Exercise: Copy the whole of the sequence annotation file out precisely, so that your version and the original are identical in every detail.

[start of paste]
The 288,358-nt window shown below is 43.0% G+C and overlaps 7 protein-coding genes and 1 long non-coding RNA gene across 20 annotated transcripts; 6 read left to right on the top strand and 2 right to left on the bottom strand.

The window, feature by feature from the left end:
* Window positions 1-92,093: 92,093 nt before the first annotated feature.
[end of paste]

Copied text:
The 288,358-nt window shown below is 43.0% G+C and overlaps 7 protein-coding genes and 1 long non-coding RNA gene across 20 annotated transcripts; 6 read left to right on the top strand and 2 right to left on the bottom strand.

The window, feature by feature from the left end:
* Window positions 1-92,093: 92,093 nt before the first annotated feature.